User+Device Signatures

Keyri's mobile SDKs inlcude ECDSA methods that allow you to tie an individual account to a specific device. These methods associate a signing key pair to an account, and the private key is persistent on and non-extractable from the device on which it was generated. The private key is used to generate cryptographic signatures for a given account that can then be validated by your backend application using the key pair's public key, which is extractable from the device and can be passed to your backend applications.

Potential applications for this ECDSA functionality include:

  1. Enabling full passwordless authentication: registration of an account entails storing the user's public key in your user database. Login is subsequently accomplished by generating a signature on the device, passing it through the SDK's payload param, and validating it in your backend authentication application against the user's stored public key
  2. Mobile device fingerprinting: a phone can be permanently associated with a given account by storing the account's public key in your backend application and validating its signatures. Alternatively, a device's fingerprint can be identified simply by parsing the list of public keys present in the device. Device fingerprinting in turn has multiple uses:
    1. Prevent account opening fraud: by querying a device to check for any signing key pairs present on the device, you can identify which accounts have been used on it before. If, for example, you have marked one of those accounts as having been engaged in fraudulent activity in the past, you can prevent new accounts from being opened on that device. Similarly, you can choose to prevent that device from accessing your service from any account. Or, you can simply flag a new account as having been opened on a device that is already associated with an existing account.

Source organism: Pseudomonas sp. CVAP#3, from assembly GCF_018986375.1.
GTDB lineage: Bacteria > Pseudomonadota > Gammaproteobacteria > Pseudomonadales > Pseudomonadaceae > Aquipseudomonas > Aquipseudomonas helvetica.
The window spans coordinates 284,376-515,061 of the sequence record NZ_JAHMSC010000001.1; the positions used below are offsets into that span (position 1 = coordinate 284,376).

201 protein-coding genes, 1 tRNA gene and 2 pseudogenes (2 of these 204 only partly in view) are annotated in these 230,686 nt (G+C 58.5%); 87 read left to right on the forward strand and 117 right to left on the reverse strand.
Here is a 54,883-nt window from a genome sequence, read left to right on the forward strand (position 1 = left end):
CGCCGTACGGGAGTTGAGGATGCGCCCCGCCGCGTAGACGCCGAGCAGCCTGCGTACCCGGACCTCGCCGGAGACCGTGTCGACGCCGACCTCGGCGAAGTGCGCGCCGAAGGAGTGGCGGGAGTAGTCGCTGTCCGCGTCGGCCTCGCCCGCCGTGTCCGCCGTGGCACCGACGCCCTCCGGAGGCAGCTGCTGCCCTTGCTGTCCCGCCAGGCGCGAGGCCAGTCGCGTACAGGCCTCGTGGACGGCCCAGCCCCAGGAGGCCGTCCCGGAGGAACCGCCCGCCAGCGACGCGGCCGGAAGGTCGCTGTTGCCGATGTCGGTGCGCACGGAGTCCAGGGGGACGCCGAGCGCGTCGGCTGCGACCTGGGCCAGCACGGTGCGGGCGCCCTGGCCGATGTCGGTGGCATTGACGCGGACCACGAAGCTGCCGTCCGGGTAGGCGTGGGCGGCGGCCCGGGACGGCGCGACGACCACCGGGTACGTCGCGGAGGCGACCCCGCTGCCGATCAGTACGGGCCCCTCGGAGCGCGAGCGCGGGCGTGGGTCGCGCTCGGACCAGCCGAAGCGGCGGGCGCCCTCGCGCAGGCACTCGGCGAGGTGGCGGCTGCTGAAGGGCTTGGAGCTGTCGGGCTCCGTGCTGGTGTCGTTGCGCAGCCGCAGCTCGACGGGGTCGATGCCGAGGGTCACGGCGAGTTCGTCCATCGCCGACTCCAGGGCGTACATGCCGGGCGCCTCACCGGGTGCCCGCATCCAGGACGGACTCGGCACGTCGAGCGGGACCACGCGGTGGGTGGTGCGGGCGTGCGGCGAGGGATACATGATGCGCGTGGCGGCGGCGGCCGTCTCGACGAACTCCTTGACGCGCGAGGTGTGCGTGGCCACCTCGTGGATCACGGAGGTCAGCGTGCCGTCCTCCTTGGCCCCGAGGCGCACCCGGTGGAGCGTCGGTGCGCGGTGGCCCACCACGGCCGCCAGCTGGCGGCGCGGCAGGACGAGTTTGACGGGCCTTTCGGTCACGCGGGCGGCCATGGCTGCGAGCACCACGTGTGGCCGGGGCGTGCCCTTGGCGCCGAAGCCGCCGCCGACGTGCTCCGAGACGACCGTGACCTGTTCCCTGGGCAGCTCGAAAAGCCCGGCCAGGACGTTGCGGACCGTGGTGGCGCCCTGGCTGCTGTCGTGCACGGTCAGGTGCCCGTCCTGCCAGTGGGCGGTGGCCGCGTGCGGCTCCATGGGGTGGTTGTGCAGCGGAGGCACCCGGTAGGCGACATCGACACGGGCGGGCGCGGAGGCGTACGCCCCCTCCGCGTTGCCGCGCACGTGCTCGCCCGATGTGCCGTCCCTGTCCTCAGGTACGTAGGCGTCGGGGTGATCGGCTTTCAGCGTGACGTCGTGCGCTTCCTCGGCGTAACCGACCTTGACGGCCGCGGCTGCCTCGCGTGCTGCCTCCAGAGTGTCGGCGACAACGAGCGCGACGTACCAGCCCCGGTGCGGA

2. Continuous authentication: given that ECDSA-based authentication with the Keyri SDK operates in the background with no user input required, you can continuously authenticate the user by generating signatures for each request to your API. This mechanism allows you to ensure session continuity and integrity.

Practical Example

Let's say you have a user with a username of "Jane" registering or logging into your iOS app.

To generate a persistent key pair for Jane, run func generateAssociationKey(publicUserId: "Jane"). This will create a private key that will be stored in the phone's Secure Enclave, and return its associated public key. You can pass this public key to your user database and associate it with Jane's account.

To authenticate Jane, run func getUserSignature(publicUserId: "Jane", customSignedData: "I'm trying to log in"). This will return a signature of the customSignedData with Jane's private key. Pass this signature and customSignedData to your backend either directly or through Keyri's QR API via func Session.confirm(publicUserId: "Jane", payload: signature). Validate that signature on your backend with ECDSA. If validated, then you can trust that Jane is using that specific device on that specific session.

If Jane is known to be a fraudster on your platform that you've since banned, you'd want to prevent them from creating new accounts on that same phone. To accomplish this, run func getAssociationKey(publicUserId: "Jane") at the registration stage. If that function returns a string, then you know Jane is trying to create a new account to circumvent the ban. Thus, you can block that registration. To get around this, Jane would have to purchase a new phone in order to create new accounts, which makes running their fraud operation substantially more costly, potentially disrupting the entire economics of the fraud technique so as to render it futile.

Updated 06 Jun 2022
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